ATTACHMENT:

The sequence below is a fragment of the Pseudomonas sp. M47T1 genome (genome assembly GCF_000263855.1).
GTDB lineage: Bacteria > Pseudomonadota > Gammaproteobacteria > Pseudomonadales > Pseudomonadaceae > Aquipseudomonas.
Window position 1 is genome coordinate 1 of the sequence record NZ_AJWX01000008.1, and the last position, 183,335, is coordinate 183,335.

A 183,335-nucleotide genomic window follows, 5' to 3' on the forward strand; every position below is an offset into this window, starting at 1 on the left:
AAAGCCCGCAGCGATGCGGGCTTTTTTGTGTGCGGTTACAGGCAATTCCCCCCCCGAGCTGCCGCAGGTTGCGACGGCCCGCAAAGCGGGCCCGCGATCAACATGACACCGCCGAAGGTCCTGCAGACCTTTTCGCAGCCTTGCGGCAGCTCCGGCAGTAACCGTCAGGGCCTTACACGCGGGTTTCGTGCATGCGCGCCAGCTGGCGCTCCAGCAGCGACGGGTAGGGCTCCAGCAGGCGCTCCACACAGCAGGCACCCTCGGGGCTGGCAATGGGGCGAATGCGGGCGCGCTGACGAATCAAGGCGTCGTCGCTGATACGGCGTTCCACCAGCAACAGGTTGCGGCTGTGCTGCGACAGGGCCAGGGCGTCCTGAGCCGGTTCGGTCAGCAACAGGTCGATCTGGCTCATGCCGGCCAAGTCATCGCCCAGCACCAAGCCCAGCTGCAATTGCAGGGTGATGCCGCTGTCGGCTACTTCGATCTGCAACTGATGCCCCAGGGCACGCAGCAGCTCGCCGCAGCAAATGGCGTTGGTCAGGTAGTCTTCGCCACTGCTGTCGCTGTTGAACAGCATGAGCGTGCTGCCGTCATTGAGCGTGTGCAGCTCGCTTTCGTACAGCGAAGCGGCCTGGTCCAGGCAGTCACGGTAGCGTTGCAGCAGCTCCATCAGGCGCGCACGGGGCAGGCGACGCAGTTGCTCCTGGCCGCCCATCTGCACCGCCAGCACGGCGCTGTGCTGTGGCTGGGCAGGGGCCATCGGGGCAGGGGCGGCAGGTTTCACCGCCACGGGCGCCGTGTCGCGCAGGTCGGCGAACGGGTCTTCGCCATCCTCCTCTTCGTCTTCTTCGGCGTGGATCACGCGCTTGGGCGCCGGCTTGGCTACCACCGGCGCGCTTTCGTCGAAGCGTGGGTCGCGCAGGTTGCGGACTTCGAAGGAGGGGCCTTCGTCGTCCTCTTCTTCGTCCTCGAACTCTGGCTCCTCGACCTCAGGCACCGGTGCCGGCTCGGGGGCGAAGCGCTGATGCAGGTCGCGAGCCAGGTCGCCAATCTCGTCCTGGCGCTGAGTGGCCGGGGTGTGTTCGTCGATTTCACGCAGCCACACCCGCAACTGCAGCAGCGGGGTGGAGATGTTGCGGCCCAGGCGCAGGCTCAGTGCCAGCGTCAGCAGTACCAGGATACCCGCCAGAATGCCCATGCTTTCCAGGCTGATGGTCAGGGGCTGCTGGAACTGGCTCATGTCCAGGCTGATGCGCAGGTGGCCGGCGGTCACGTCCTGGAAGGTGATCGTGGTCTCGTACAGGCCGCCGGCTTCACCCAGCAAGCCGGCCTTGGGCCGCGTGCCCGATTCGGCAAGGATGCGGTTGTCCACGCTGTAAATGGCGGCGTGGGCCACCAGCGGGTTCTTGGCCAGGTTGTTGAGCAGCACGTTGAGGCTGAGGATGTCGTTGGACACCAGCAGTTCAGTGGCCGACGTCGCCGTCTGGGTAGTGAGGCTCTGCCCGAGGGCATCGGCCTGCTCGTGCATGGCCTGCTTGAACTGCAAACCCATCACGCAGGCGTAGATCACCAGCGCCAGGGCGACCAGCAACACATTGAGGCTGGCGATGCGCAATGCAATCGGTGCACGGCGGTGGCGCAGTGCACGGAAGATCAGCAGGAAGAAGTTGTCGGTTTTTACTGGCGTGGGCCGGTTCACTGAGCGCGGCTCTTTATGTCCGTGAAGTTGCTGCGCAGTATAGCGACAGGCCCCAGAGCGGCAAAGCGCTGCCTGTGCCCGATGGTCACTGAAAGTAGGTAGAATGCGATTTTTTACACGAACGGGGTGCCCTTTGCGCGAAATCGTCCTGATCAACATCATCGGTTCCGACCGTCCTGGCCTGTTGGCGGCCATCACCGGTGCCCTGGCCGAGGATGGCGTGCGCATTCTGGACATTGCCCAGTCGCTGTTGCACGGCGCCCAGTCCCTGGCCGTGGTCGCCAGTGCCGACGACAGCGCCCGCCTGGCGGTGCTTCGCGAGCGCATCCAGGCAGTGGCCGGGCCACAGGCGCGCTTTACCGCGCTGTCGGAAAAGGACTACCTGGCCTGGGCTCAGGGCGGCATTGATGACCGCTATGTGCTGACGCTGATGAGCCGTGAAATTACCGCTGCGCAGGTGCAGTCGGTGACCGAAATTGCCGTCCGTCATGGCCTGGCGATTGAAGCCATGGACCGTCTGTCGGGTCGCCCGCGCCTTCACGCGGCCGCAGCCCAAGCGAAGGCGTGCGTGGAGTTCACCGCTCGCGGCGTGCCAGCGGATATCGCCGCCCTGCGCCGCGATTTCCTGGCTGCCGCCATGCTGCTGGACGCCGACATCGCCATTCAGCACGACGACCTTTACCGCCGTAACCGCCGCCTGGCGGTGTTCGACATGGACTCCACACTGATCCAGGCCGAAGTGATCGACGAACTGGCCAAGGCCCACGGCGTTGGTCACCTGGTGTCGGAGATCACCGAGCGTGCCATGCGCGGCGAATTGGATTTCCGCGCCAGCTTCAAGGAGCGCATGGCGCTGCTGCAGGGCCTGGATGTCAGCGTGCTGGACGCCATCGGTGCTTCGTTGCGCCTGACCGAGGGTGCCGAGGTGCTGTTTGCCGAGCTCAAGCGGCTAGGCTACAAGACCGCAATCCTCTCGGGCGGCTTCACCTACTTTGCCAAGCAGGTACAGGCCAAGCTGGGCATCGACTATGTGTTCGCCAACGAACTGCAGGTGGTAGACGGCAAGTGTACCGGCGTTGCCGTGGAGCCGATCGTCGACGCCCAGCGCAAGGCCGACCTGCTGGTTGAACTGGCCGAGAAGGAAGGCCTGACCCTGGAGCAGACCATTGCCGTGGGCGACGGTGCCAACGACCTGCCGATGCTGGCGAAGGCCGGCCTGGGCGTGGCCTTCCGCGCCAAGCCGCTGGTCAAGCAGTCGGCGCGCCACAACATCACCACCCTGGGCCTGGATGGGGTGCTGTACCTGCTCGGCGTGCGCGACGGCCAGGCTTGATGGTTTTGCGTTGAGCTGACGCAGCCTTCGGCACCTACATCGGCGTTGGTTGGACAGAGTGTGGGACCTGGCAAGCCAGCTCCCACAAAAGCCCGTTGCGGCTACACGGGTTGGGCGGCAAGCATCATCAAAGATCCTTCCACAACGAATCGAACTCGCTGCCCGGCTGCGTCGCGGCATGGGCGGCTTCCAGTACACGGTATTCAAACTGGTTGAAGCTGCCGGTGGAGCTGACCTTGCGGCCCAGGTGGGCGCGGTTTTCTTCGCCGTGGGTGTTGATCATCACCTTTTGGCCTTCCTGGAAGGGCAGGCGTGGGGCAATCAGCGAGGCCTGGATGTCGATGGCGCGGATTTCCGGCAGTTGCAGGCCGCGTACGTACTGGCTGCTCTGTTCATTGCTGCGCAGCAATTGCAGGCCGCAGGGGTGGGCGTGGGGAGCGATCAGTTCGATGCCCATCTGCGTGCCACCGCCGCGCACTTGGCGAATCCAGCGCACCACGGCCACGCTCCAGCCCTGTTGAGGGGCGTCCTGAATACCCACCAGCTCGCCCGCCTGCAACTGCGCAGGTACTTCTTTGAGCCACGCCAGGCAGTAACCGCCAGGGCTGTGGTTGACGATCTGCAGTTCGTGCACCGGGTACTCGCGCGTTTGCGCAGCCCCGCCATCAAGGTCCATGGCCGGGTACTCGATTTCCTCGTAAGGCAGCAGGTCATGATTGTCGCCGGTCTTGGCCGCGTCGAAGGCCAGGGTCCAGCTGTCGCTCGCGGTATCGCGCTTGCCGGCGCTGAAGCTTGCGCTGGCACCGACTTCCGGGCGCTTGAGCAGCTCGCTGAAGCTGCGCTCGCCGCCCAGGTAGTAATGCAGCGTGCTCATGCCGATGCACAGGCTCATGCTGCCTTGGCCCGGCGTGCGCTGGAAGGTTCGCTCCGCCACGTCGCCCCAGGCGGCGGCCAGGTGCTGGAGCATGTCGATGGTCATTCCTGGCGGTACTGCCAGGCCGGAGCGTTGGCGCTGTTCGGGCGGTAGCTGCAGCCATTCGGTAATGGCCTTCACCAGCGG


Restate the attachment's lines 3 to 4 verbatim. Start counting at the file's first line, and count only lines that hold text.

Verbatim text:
Window position 1 is genome coordinate 1 of the sequence record NZ_AJWX01000008.1, and the last position, 183,335, is coordinate 183,335.

A 183,335-nucleotide genomic window follows, 5' to 3' on the forward strand; every position below is an offset into this window, starting at 1 on the left: